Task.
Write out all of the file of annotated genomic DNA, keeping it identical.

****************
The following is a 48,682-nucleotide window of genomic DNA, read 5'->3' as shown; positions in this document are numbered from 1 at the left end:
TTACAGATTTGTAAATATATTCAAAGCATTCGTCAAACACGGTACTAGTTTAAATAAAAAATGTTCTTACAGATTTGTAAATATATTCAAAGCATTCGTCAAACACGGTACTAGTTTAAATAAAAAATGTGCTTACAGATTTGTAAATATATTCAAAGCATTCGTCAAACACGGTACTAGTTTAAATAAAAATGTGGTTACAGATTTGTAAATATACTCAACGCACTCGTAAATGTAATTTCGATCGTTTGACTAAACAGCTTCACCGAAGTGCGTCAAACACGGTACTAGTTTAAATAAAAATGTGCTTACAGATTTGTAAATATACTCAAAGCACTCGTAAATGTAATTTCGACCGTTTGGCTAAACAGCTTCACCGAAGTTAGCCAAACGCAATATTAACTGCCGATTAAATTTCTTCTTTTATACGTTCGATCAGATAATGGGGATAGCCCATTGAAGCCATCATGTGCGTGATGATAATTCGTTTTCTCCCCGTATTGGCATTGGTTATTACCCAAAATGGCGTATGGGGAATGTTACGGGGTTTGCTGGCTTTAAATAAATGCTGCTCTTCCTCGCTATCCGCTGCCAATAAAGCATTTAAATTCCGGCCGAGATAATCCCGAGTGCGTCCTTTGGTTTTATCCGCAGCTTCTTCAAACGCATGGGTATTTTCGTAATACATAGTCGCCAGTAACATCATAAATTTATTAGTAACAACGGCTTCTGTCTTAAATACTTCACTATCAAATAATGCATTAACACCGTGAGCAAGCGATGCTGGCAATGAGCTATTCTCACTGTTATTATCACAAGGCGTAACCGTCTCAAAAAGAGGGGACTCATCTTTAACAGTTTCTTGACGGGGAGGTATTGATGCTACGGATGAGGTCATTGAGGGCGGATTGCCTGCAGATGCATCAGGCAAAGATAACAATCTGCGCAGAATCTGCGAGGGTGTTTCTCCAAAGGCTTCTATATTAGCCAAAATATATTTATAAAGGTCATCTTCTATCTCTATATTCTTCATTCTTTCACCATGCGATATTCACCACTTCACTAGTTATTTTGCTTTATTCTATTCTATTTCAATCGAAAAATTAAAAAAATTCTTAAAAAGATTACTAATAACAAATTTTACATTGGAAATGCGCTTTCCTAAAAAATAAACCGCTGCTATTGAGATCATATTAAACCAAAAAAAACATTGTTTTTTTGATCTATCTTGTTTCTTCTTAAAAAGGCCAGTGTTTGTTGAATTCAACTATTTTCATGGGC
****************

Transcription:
The following is a 48,682-nucleotide window of genomic DNA, read 5'->3' as shown; positions in this document are numbered from 1 at the left end:
TTACAGATTTGTAAATATATTCAAAGCATTCGTCAAACACGGTACTAGTTTAAATAAAAAATGTTCTTACAGATTTGTAAATATATTCAAAGCATTCGTCAAACACGGTACTAGTTTAAATAAAAAATGTGCTTACAGATTTGTAAATATATTCAAAGCATTCGTCAAACACGGTACTAGTTTAAATAAAAATGTGGTTACAGATTTGTAAATATACTCAACGCACTCGTAAATGTAATTTCGATCGTTTGACTAAACAGCTTCACCGAAGTGCGTCAAACACGGTACTAGTTTAAATAAAAATGTGCTTACAGATTTGTAAATATACTCAAAGCACTCGTAAATGTAATTTCGACCGTTTGGCTAAACAGCTTCACCGAAGTTAGCCAAACGCAATATTAACTGCCGATTAAATTTCTTCTTTTATACGTTCGATCAGATAATGGGGATAGCCCATTGAAGCCATCATGTGCGTGATGATAATTCGTTTTCTCCCCGTATTGGCATTGGTTATTACCCAAAATGGCGTATGGGGAATGTTACGGGGTTTGCTGGCTTTAAATAAATGCTGCTCTTCCTCGCTATCCGCTGCCAATAAAGCATTTAAATTCCGGCCGAGATAATCCCGAGTGCGTCCTTTGGTTTTATCCGCAGCTTCTTCAAACGCATGGGTATTTTCGTAATACATAGTCGCCAGTAACATCATAAATTTATTAGTAACAACGGCTTCTGTCTTAAATACTTCACTATCAAATAATGCATTAACACCGTGAGCAAGCGATGCTGGCAATGAGCTATTCTCACTGTTATTATCACAAGGCGTAACCGTCTCAAAAAGAGGGGACTCATCTTTAACAGTTTCTTGACGGGGAGGTATTGATGCTACGGATGAGGTCATTGAGGGCGGATTGCCTGCAGATGCATCAGGCAAAGATAACAATCTGCGCAGAATCTGCGAGGGTGTTTCTCCAAAGGCTTCTATATTAGCCAAAATATATTTATAAAGGTCATCTTCTATCTCTATATTCTTCATTCTTTCACCATGCGATATTCACCACTTCACTAGTTATTTTGCTTTATTCTATTCTATTTCAATCGAAAAATTAAAAAAATTCTTAAAAAGATTACTAATAACAAATTTTACATTGGAAATGCGCTTTCCTAAAAAATAAACCGCTGCTATTGAGATCATATTAAACCAAAAAAAACATTGTTTTTTTGATCTATCTTGTTTCTTCTTAAAAAGGCCAGTGTTTGTTGAATTCAACTATTTTCATGGGC